I would also like to mention the work that I am leading on improving pension provision for individuals in Jersey. We estimate that only 30% of people have an occupational or private pension plan. I am aware that it can be difficult to find a pension provider in Jersey as an individual (particularly for those on lower incomes) and how daunting it can be for a business to set up its own pension scheme.
While we have very good coverage for our social security scheme, the old age pension was never designed to provide a full retirement income. Without their own occupational or private pension, an increasing number of people will need to turn to the government for financial support in old age. To address this important issue, I will shortly be publishing a policy paper setting out some principles for a new “Jersey Pension Saver” scheme.
The main aim will be to ensure that local workers can save towards their pension through their employment. For employers who do not already offer a pension scheme, a very simple system will be established to allow their employees to save (with the option to opt-out if it is not right for them). The scheme will also be available to self-employed people and others who want to save towards a pension.
Contributions will be kept as low as possible, by establishing a simple cost-effective scheme which will minimise administration costs but at a sufficient level to provide a meaningful pension income.
I want to reassure all employers that these proposals have been designed with the impact on local businesses in mind and the changes will be phased in over several years. There will be extensive consultation with business and other groups next year before the final details are confirmed.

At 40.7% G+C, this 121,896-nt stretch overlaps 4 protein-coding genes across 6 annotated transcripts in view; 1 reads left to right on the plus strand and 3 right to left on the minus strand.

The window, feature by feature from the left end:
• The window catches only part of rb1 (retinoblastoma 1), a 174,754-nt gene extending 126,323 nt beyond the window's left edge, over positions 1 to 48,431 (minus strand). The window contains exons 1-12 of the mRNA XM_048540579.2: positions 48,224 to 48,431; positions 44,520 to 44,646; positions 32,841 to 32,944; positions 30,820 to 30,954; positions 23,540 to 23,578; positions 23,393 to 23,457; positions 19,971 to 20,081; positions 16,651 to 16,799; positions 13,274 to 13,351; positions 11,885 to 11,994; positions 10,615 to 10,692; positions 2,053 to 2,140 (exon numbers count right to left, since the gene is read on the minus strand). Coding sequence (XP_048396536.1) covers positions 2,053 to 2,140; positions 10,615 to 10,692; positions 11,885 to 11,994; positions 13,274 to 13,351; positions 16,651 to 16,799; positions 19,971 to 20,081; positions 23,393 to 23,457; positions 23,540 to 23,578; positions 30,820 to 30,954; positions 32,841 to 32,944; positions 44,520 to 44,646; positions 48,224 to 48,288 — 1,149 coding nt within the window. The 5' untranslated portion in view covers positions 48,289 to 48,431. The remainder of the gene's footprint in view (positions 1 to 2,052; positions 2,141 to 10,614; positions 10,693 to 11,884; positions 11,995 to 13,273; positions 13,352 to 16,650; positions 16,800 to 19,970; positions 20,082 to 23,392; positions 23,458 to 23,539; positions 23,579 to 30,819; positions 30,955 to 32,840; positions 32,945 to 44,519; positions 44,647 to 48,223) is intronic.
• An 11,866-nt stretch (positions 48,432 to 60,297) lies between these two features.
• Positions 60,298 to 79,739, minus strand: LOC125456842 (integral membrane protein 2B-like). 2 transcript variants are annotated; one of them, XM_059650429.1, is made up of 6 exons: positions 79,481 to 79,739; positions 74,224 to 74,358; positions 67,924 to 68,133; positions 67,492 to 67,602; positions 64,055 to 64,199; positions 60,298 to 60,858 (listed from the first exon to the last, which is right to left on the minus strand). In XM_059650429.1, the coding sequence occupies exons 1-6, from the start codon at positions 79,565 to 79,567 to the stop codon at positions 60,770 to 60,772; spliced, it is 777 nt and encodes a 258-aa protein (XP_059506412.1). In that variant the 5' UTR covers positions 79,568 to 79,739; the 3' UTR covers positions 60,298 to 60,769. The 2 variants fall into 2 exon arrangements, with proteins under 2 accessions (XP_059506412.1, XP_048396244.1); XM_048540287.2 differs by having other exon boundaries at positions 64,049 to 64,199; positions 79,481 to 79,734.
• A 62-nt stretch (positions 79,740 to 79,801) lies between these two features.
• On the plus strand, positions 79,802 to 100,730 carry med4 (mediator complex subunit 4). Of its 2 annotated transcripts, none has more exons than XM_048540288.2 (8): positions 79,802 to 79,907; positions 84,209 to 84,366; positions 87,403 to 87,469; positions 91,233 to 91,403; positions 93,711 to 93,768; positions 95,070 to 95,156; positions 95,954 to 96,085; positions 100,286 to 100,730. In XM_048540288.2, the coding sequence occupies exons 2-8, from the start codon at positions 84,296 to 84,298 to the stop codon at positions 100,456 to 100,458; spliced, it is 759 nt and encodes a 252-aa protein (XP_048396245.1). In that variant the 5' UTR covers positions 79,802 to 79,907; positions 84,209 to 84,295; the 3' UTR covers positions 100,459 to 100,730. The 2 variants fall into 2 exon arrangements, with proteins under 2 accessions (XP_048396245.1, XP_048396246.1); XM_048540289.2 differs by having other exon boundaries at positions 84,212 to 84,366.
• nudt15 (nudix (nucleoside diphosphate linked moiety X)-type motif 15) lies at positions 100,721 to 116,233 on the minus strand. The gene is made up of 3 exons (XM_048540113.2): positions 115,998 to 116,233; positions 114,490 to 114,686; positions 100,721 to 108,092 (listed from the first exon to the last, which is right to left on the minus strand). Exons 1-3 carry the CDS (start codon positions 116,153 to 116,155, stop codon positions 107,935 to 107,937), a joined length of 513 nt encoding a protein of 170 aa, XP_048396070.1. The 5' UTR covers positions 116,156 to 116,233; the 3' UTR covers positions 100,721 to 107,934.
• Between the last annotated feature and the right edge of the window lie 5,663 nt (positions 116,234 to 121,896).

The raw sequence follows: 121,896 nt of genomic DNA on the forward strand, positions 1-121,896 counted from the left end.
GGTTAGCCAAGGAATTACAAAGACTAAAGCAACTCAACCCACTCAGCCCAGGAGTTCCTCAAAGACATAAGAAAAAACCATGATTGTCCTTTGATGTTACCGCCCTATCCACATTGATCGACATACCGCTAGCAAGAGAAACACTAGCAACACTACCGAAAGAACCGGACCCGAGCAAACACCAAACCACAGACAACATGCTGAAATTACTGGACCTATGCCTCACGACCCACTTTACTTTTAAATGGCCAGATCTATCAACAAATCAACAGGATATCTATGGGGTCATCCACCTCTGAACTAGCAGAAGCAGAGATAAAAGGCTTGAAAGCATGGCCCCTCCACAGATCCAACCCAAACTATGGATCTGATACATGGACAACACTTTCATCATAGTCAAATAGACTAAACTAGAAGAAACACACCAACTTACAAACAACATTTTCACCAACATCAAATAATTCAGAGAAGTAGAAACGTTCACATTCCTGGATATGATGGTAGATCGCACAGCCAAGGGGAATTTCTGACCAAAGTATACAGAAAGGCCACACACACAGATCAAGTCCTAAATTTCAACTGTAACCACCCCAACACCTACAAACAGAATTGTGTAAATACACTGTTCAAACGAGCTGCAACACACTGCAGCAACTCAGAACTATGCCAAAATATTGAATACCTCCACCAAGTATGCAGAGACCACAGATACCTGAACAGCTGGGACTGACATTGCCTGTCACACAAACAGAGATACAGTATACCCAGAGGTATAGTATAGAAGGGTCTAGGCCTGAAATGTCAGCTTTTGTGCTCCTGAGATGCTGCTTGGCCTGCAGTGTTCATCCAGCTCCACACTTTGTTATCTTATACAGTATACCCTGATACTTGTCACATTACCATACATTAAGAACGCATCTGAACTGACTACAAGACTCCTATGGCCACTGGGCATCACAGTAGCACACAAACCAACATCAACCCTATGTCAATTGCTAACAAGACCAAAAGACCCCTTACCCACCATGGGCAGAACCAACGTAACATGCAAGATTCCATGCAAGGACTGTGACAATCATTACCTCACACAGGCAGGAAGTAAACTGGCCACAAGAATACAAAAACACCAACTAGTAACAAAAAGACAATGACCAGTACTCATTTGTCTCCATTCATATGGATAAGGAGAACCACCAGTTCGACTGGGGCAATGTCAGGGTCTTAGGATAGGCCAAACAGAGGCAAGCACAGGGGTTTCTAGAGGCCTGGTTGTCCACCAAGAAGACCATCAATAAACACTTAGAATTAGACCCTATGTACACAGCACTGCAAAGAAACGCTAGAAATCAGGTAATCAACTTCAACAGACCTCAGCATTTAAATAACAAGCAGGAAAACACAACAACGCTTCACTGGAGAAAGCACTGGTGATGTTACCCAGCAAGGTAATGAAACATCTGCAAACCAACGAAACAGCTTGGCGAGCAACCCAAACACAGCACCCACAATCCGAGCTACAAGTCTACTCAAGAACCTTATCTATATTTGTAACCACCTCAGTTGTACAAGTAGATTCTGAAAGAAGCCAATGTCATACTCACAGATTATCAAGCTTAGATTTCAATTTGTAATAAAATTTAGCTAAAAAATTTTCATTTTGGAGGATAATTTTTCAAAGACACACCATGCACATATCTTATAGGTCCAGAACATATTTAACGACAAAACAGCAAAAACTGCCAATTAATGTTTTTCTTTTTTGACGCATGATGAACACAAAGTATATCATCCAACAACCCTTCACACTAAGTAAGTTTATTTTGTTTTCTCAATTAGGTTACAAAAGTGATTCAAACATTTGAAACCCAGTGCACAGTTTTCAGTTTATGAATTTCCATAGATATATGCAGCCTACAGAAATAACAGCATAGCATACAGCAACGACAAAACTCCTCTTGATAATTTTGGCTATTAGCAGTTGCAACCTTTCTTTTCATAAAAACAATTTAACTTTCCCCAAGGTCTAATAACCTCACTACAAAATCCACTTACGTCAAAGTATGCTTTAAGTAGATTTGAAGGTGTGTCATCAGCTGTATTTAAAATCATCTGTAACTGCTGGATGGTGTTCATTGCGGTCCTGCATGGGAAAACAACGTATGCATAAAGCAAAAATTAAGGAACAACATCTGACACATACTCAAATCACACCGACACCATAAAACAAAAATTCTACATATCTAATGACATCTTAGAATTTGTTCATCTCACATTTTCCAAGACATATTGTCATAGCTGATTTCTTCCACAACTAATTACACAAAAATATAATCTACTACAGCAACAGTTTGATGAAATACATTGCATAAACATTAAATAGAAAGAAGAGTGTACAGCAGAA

Pension provision is an important area that we need to get right at this time of demographic change. This is a long-term strategic project, and it will provide long term benefits. But government also needs to look forward across all its services to make sure that they are well targeted and appropriate to the needs of the population over the next 20 years. A cross departmental group is just starting to look at this area and I hope that we can work with you next year to explore both commercial opportunities and public services to meet our future needs.
Turning briefly to my responsibilities in respect of financial services:
We have recently consulted on proposals to introduce a consumer credit regime. Under the proposals, lenders will be licensed by the Jersey Financial Services Commission and legally required to conduct checks to ensure that prospective borrowers can afford the loan and are not vulnerable to exploitation. Lenders will also be required to meet basic standards in areas including set up costs, the information they give to consumers, interest rates, and cooling-off periods. The proposals will also lead to unfair contractual terms being unenforceable.
If approved, the regulation will cover all forms of loans provided locally including Jersey mortgages, hire purchase agreements, overdrafts, buy-now-pay-later loans, and small business loans. JFSC licensing will also be required for ancillary activities such as debt collection, credit broking, and credit advice.
We are currently working through the feedback received to the consultation, which closed on 15 September, and a response paper will be published later this year. I expect that further discussions with business will be necessary before plans are finalised.
Over the past five years, there has been some withdrawal of credit card providers from Jersey. The Government has proposed to expand the way data is accessed by credit reference agencies to help Islanders obtain loans, credit cards, and other sources of credit. This proposal is a great step forward and should allow more banks and other financial services providers to offer credit to individuals and businesses in Jersey.
The proposal was debated yesterday, and I am happy to say was approved.
By early 2024, therefore, the Government is aiming to provide credit reference agencies with access to data from the People Directory, a central repository that holds address and contact details of the public. We hope that this will go a long way to ensuring continued credit card provision in the Island.
I hope that gives you a flavour of the work we are currently doing.